Degraded performance issues can range in scope and complexity depending on the source of the problems. Some examples of network operations problems include sluggish enterprise applications, the misuse of peer-to-peer applications, an underutilised load-balanced link, or lethargic VDI performance – all of which have an adverse effect on IT operations and eventually to an organisation’s productivity and agility.

One often-cited problem is when monitoring network traffic for a relatively large enterprise, the amount of information relating to those packets can also be relatively large. The sheer volume of nodes and traffic in the network makes it more difficult for a standalone network-monitoring device to keep up with the amount of information. Fault isolation often requires tracking and storing large amounts of data from network traffic reporting devices and routers. Tracking huge amounts of data from large networks consumes massive amounts of memory and processing time that can hamper system performance. Accordingly, what is needed are scalable systems for efficiently storing and processing data for network monitoring, synchronously with processing interactional data correlated to other infrastructure components and virtualised objects.

The solution lies in memory. A memory-driven engine provides the ability to quickly identify contention issues affecting the end-user experience, such as network device conflicts, NetFlow traffic patterns or IOPS degradation. This engine correlates and analyses the health of hundreds of thousands of objects and dozens of measurements within an IT environment’s virtual infrastructure. By continuously comparing system profiles and thresholds against actual activity, it is possible to determine which objects are vulnerable to imminent performance storms. With microsecond-level, data-crunching capabilities, it is possible to track, record and analyse more data, more frequently.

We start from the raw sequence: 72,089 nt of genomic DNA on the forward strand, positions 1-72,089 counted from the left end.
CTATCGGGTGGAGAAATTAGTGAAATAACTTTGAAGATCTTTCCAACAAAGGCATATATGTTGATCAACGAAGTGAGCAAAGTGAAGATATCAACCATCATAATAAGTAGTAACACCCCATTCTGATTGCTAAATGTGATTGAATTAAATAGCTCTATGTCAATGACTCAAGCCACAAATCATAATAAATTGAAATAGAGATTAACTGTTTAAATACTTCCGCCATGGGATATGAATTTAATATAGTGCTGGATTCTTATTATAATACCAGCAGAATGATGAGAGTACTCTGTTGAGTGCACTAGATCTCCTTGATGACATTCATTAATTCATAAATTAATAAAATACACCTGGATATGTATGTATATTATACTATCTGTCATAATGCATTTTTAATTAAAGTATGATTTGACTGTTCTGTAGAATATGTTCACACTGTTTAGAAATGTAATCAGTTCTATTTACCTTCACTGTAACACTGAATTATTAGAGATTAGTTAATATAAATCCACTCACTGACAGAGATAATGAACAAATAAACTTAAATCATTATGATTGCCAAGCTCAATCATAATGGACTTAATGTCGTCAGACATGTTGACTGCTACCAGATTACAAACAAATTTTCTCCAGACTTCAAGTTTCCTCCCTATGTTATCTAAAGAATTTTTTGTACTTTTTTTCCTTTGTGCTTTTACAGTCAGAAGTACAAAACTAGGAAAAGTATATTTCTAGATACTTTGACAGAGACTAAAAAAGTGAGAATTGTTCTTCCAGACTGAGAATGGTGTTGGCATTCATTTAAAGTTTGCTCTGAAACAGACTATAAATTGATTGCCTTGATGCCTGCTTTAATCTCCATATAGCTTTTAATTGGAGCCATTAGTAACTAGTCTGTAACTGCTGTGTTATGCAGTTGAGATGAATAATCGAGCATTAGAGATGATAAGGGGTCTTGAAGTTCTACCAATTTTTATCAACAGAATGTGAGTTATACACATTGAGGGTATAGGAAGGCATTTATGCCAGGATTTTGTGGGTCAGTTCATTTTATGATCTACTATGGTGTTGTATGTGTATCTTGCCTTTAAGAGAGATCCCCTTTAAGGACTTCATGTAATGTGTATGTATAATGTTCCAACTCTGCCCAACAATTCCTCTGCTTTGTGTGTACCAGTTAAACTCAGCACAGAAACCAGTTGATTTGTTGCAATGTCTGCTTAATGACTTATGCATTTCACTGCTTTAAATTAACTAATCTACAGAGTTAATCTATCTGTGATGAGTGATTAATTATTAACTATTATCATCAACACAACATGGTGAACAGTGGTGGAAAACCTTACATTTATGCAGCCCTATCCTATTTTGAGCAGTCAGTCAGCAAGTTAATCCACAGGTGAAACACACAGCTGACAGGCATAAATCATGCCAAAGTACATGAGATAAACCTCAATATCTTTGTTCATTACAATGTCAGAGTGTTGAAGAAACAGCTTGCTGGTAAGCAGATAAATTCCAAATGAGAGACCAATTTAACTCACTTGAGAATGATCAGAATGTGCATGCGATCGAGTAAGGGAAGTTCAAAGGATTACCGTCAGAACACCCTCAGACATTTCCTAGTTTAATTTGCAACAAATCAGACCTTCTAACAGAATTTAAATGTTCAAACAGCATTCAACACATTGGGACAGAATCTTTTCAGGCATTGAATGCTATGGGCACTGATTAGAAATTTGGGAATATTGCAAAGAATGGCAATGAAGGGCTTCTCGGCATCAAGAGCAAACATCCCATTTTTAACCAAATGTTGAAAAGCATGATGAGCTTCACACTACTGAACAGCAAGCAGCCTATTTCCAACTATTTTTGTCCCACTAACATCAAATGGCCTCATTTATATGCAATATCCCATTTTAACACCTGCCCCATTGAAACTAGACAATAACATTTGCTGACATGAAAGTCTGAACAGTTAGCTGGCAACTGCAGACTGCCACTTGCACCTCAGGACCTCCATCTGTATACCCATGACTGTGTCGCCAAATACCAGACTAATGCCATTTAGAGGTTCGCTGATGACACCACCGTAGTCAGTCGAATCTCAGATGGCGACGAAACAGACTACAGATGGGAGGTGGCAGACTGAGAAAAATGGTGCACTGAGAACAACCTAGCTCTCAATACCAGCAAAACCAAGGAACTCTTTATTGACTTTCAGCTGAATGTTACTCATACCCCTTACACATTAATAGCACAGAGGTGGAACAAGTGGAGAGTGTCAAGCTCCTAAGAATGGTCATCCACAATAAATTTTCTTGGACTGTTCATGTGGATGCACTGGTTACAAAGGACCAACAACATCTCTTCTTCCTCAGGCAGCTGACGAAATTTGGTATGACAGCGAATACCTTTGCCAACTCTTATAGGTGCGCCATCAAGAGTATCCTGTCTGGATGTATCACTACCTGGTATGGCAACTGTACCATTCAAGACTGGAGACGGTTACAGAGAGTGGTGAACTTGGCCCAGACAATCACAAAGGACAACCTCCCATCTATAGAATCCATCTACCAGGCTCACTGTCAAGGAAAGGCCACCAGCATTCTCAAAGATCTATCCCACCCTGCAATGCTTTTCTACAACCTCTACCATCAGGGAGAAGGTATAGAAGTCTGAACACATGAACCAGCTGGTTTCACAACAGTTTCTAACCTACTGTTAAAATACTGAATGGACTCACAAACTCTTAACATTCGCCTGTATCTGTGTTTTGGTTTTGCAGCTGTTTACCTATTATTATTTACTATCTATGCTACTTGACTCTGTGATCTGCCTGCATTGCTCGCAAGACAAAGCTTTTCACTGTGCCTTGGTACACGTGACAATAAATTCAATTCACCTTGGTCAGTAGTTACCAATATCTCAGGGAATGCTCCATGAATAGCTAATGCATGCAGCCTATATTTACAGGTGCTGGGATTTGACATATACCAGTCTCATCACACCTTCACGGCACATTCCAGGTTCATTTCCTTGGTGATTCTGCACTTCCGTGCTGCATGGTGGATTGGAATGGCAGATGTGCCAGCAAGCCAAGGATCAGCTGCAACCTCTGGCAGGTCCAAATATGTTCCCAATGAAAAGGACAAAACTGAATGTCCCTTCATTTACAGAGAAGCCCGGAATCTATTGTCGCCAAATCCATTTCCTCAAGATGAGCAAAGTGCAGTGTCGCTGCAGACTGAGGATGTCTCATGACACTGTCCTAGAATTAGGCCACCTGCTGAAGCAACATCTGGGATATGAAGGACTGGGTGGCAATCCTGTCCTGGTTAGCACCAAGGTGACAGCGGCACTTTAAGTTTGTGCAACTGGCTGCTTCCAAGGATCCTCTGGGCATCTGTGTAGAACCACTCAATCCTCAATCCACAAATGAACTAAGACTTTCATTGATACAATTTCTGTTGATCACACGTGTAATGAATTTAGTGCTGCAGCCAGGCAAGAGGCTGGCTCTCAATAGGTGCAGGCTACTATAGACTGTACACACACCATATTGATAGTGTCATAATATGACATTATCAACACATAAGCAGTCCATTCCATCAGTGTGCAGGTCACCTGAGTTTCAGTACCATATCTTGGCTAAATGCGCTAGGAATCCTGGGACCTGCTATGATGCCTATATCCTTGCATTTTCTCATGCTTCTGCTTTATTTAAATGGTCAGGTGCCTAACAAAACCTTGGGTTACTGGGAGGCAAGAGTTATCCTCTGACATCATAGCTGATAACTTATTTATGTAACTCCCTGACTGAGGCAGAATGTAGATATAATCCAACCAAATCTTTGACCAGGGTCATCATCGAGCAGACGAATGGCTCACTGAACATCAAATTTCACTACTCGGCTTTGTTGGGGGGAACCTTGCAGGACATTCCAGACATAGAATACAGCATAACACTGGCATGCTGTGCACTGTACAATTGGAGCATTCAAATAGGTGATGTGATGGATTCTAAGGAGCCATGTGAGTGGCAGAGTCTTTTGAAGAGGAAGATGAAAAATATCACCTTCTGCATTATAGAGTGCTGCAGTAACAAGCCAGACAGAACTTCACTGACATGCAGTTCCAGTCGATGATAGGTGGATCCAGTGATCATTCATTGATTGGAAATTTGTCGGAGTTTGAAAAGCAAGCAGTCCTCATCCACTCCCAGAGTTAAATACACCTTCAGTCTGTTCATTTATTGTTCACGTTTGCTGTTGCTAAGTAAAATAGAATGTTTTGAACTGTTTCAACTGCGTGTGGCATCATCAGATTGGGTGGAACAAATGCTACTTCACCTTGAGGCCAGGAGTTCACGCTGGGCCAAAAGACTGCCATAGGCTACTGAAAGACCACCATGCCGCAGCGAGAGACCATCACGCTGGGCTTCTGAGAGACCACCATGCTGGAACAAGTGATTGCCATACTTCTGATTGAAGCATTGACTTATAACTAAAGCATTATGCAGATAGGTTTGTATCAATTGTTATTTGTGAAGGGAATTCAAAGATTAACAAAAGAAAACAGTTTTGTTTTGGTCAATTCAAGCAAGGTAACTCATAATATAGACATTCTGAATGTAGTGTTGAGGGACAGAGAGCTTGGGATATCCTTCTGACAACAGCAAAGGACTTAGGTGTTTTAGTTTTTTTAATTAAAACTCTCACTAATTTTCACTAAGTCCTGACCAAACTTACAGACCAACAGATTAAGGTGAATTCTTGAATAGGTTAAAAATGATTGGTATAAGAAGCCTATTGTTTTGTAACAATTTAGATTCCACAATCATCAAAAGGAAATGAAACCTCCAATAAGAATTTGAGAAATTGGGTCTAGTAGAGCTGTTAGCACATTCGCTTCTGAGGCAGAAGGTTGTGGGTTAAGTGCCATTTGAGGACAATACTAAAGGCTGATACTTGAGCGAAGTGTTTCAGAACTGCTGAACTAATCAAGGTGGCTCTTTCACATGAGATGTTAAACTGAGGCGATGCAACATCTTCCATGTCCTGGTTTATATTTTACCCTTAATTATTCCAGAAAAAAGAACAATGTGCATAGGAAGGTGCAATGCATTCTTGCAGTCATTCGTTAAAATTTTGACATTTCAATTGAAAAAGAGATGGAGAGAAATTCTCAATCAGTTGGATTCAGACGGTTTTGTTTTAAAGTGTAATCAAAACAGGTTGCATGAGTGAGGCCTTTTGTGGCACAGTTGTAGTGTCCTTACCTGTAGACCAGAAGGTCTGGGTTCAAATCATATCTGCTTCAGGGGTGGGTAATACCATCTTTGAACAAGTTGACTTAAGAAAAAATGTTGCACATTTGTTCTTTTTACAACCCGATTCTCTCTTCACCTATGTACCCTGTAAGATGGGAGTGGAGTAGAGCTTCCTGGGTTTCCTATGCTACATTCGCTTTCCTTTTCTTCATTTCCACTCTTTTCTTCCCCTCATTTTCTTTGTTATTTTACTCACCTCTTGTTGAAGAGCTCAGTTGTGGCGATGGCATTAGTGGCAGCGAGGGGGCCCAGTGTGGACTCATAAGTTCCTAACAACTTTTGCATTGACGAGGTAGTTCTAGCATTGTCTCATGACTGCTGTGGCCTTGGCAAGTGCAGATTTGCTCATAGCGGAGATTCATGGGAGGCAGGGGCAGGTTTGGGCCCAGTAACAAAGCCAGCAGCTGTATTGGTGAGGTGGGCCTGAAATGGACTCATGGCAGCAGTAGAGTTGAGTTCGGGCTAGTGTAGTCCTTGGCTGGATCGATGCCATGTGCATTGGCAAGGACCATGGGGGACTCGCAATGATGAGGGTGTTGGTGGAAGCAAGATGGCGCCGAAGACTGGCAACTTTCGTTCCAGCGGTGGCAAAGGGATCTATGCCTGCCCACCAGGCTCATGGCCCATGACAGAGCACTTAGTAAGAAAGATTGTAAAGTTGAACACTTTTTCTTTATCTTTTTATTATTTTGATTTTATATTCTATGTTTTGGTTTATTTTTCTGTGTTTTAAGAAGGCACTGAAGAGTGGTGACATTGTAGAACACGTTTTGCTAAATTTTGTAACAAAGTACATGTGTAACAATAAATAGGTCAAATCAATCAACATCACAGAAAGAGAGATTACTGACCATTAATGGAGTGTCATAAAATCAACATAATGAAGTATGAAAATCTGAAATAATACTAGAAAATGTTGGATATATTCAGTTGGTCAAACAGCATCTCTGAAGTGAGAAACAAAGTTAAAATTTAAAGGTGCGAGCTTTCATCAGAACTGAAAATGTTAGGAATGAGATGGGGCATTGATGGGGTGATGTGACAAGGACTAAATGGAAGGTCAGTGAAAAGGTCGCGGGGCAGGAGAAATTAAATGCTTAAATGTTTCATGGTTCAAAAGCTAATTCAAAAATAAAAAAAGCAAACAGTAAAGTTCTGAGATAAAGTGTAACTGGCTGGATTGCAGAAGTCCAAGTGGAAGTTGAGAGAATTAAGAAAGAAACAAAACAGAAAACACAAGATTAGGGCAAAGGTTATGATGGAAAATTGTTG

Tracking huge amounts of data from large networks consumes massive amounts of memory and processing time that can hamper system performance

Conventional external database-driven, performance monitoring solutions may miss intermittent contention storms, network-level and beyond, that affect the performance of the virtual environment. Thus, even when other solutions do eventually identify a problem, it is minutes after end users have been impacted. And often, the information provided is insufficient to determine the root-cause because it’s primarily retrospective.

A real-time health can be linked to the relative fitness of every client, desktop, network link, host, server and application that can affect the end–user experience, changing in real time to reflecting the urgency of the performance issue. A significant performance shift will trigger an alert that is paired with a DVR-like recording.

An in-memory analytics architecture allows for a real-time operational view of infrastructure health second-by-second, rather than just averaging out data over a five-to-ten minute period. In essence, Xangati identifies exactly which VMs are suffering storm-contention issues from networking resources at exactly the precise moment it matters to take preventive action, regardless of whether apps run on premise or in the cloud.